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Sunday, December 4, 2011

Blogging Is Dead? Far From It!

Cow-writers-block

Thanks to blogs + Google Reader + iPhone, lines in the store no longer phase me, ever. I can flip through any number of subscriptions quickly, change them up on the fly, and find out what's going on. Amazing.

Over the past few years I've discovered all kinds of useful feeds - ranging from news, to technology, to government and politics, feminism , spirituality and commentary on the Jewish faith. Mostly they're the voices of bloggers. Strong, opinionated voices. Usually not selling anything, but they do promote a point of view and a product when it's useful.

One thing I've noticed is that blogs are a lot more interesting than the mainstream news media. To be blunt, this is because they're honest. You know who's talking, you get that they have a definite point of view, you see the same research they see, because they post it (usually, unless they've promised confidentiality.)

When there was only "regular" news it was intimidating to challenge whatever was out there as the standard line. Now it's practically a given that what the media offers is only a starting point, for the audience to deconstruct, analyze, make fun of, compare with other sources, and generally take issue with.

Are you a fan of Gawker.com? It's news headlines, sort of; entertainment, sort of; commentary, sort of; and so funny. I laugh pretty much every time I click on a link.

According to Technorati's State of the Blogosphere 2011 bloggers have significant influence on public discourse. Great summary at Blogworld notes that:

"Blogs outpaced other media for inspiration, product information, and opinion. They won out over traditional media in all categories except news information."

In other words, people don't get their news from blogs, but their values and opinions are influenced by them.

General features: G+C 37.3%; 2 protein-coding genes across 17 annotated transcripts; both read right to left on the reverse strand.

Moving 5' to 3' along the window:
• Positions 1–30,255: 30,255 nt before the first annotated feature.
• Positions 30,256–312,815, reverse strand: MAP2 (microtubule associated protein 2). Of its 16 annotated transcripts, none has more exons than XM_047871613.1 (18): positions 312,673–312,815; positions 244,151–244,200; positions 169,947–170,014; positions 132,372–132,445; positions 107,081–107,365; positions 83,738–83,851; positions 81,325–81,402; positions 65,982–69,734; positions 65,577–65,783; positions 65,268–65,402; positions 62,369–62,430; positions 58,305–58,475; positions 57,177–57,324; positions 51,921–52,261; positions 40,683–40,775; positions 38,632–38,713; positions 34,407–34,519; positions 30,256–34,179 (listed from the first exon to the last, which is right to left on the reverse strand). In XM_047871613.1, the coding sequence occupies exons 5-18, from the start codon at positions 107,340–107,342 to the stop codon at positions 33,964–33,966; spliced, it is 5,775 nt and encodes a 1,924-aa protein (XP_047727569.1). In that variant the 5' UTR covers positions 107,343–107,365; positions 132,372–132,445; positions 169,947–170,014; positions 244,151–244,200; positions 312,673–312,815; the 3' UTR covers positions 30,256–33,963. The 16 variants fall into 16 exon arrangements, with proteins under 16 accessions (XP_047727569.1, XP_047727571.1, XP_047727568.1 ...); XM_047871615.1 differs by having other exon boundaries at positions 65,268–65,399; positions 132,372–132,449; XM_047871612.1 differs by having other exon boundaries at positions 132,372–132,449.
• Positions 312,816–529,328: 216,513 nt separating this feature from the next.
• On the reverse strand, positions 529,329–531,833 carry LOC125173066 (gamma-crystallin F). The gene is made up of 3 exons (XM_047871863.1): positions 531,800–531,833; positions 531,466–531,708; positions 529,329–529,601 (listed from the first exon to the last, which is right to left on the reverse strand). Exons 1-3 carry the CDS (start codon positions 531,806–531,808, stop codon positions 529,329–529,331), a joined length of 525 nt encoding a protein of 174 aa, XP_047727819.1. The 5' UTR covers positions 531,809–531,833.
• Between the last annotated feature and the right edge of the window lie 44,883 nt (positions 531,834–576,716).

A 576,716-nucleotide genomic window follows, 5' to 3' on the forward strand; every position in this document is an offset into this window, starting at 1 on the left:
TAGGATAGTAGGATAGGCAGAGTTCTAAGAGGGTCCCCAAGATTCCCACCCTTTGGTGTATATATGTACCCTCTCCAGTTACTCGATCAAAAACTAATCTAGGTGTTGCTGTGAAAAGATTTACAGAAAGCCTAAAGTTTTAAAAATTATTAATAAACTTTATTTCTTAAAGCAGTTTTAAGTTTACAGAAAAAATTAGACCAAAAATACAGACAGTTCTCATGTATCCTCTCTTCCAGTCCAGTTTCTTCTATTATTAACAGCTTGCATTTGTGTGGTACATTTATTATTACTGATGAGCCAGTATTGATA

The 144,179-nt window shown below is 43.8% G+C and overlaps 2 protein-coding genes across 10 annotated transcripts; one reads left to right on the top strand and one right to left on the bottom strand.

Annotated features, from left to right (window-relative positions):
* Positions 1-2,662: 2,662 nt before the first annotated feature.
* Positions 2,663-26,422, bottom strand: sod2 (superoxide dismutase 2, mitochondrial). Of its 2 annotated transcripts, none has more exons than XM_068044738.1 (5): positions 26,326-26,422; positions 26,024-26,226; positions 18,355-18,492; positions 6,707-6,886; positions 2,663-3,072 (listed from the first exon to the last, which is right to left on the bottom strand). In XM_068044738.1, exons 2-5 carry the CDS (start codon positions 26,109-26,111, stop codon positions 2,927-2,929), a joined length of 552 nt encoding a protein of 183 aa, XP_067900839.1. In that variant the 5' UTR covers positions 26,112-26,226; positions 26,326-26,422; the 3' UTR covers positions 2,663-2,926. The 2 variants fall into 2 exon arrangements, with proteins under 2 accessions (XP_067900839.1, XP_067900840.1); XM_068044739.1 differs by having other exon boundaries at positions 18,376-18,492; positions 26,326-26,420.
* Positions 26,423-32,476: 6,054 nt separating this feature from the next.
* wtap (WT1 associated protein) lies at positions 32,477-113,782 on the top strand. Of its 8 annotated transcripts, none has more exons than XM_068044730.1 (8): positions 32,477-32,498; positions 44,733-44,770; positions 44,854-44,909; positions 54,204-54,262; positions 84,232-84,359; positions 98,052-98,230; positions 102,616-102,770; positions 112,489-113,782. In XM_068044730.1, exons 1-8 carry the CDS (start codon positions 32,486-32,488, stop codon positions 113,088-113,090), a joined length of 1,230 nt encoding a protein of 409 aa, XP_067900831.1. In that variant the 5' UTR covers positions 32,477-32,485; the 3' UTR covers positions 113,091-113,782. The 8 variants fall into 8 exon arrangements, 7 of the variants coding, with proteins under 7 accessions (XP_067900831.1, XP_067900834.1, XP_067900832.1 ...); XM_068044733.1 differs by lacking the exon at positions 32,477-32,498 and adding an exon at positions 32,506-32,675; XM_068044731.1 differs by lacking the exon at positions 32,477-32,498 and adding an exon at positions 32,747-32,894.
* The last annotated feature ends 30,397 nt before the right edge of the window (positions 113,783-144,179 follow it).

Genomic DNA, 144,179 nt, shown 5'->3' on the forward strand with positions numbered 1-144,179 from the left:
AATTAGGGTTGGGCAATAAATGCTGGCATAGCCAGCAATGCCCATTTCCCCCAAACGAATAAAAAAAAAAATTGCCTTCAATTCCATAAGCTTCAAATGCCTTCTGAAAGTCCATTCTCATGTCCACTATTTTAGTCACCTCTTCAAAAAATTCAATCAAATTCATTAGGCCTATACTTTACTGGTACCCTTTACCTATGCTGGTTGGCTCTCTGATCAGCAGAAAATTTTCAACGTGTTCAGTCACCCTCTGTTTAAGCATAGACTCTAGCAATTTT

Bloggers themselves are educated, dedicated, and generally unpaid for what they do:

* 79% have college degrees

* Most bloggers run an average of 3 blogs and 50% have been blogging for more than 4 years

* The #1 metric for bloggers overall is personal satisfaction (more than 60%); see here for detail

* 66% of bloggers blog about brands, including reviews and experiences with the brand and its representatives; in 2011, 25% of bloggers "encouraged readers to boycott brands"

* Most bloggers are not paid - only 14% receive a salary and of the 6% who write "sponsored posts" they generally make less than $50

* 86% of bloggers disclose "when a post was sponsored or paid" and 58% disclose "when they receive a product for review" (The FTC requires disclosure.)

As of August 2010, eMarketer forecasted blog readership to continue rising from 45% in 2008 to 60% in 2012.

If blogs are so influential why aren't they more visible in mainstream conversations about what's going on in the news? I rarely see them brought on TV, for examples, as news commentators, and when they are it's always the same select few that seem to have gained "credibility" even if their views are somewhat extreme.

Essentially, the problem with bloggers is the same thing that makes them (us) so appealing and trustworthy to the public: Their influence can't easily be measured and reported upon. Thus the 2012 prediction for social media marketers that in the coming year, metrics are going to become more important. For example, the MarketingSherpa "2011 Social Marketing Benchmark Report" (Nov. 2011) had 64% of marketing agencies/consultancies committed to "social marketing," (i.e. marketing through social media), albeit on a "conservative" basis until the return on investment could be more clearly demonstrated.

As a blogger myself and one who follows other bloggers, I don't really need metrics to see how influential they are. All of the stories I've seen blogs focus on intensely over the past year or two - TSA privacy issues, the Fast & Furious issue, the rise and fall of Herman Cain and Anthony Weiner, the Toyota safety issue, the BP oil spill, pedophilia and coverup in various trusted institutions, including the religious community - and on and on - have gone mainstream.

Others have documented how blogs' influence goes far and wide, even as far as the Supreme Court and Congress: "the blogosphere has a much stronger voice being heard by legislators than previously considered." Of course, blogs (and other forms of social media) also influence purchase decisions: 42% of respondents to an April 2011 study said blogs "somewhat" influence their decision to buy.

So I don't believe the kinds of headlines that scream "Blogs Are Dead" because people no longer possess an attention span. The reality is that blogs are very much alive. They've helped me grow both personally and professionally, and through blogging I have found and celebrated my own unique identity and voice.

If you're reading this and haven't started blogging yet, I hope that you will consider it. It's a great hobby that can benefit your life in so many ways. And the world wants to hear from you.

Have a great day everyone, and good luck!

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